New to the UK? Find out whether you'll be considered a UK resident and what taxes you'll be liable for, before tax season is upon us.
December 10, 2020 — 5 min read
Moving to the UK is all about embracing a new way of life — the cars go on the right side of the road, everyone offers you a cup of tea, and you learn how to live with temperamental weather. The UK is also home to many fantastic cities bursting with arts and culture and a true melting pot that makes it a unique place to explore.
But that's not all you have to think about when making the move.
Living and working in the UK as an expat means that you also need to figure out your taxes. Fun, right? If you're a resident in the UK, you're potentially liable to UK Income Tax and Capital Gains Tax on your worldwide income. Remember that tax rules can be complicated in the UK, so you should seek expert advice if you're not sure how much you'll have to pay or which taxes you're liable for.
In this guide, we cover everything you need to know about your tax requirements as an expat in the UK.
If you're an expat in the UK, your liability to UK tax depends on multiple factors, including your residence and domicile status. You're considered a UK resident for tax purposes if your only home is in the UK or you spend at least 183 days in the UK each tax year.
Here's a broad outline of how your residence status determines your liability to pay UK taxes:
Non-resident — you're only taxable on personal income that you gain in the UK. If you dispose of UK residential property, you may also be liable to UK capital gains tax.
Resident — your worldwide income is taxable in the UK, including employment income and personal investment. You also have to pay UK taxes on any capital gains you generate.
Non-domiciled — tax relief may be available for your non-UK personal income and reliefs may also apply for non-UK investment gains.
Whether you're a UK resident depends on the number of days you spend in the UK in a tax year, which runs from April 6 to April 5 the following year. If you spent 183 or more days during the tax year, you're considered a UK resident for tax purposes, but the situation may vary from one individual to another.
Sometimes, you need to confirm your status as a tax resident in the UK. This is generally the case for more complicated cases, but the HMRC has a statutory residence test in place for such situations. The test was introduced in 2013 to determine whether individuals with connections to the UK need to pay taxes there.
The test is a complex one and includes 4 key components:
Number of days you have spent in the UK in a tax year
Automatic overseas test
Automatic UK test
Sufficient ties to the UK test
You need to work through all the components of the test to assess your residency status in the UK. All references to "years" in the test are a UK tax year. Days in the UK are counted if you are physically there at midnight.
Broadly, you'll be considered a UK resident for tax purposes if you meet one of the sufficient ties test and automatic UK test but don't meet the automatic overseas test. However, if you meet the automatic overseas test but not the sufficient ties test and automatic UK test, you'll be considered non-resident.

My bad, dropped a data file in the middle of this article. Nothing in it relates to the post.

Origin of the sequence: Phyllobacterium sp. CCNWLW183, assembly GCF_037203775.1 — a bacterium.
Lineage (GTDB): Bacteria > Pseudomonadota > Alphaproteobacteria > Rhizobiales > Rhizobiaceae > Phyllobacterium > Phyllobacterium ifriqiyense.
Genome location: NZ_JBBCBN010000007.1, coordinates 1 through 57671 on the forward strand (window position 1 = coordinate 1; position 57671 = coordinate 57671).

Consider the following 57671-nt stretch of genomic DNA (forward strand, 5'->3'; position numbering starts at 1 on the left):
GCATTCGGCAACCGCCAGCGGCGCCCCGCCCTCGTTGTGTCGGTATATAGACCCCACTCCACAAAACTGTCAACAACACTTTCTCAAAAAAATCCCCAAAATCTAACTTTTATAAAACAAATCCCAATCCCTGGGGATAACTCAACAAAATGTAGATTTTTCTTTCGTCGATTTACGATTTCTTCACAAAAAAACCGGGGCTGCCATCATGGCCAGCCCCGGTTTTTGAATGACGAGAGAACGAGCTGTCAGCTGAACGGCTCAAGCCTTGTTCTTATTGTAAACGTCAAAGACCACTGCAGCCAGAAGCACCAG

All UK residents are entitled to a personal allowance, which refers to the amount of money you can earn per year before starting to pay income tax. The personal allowance is £12,500 in the 2019/2020 tax year.
The basic rate of UK income tax is:
20% for earnings that exceed £12,500 up to £50,000.
40% for income between £50,001 and £150,000.
45% for income over the £150,000 threshold.
If your country of origin has a double-taxation agreement with the UK, you'll only have to pay taxes once. However, if there's no such agreement in place, you may end up being taxed twice on the same income or gains.
Many countries have double taxation agreements with the UK, including Canada, the US, India, Japan, and China. If you're moving to the UK from a European country, current rules protect you from paying tax twice and double taxation agreements are expected to remain in place after Brexit.
If you need to pay a tax bill in the UK and you need to transfer funds from overseas, make sure you don't pay hefty fees every time, or transfer at an exchange rate that’ll cost you extra. Opening a bank account in the UK before actually moving there is often difficult, but you should make it your priority.
If you want to have access to your money once you arrive in the UK and avoid paying the high fees charged by UK banks for foreign transactions, you can do so by opening a Xe account. This allows you to send money from abroad to your UK bank account at competitive exchange rates and without any hidden fees.
Moving to the UK is the experience of a lifetime and whether you're looking for a completely fresh start or a temporary relocation, you're bound to have an exciting time. If you want to make your transition easier and avoid hefty bank fees when moving money between your bank accounts, open an Xe account, and transfer funds at competitive exchange rates.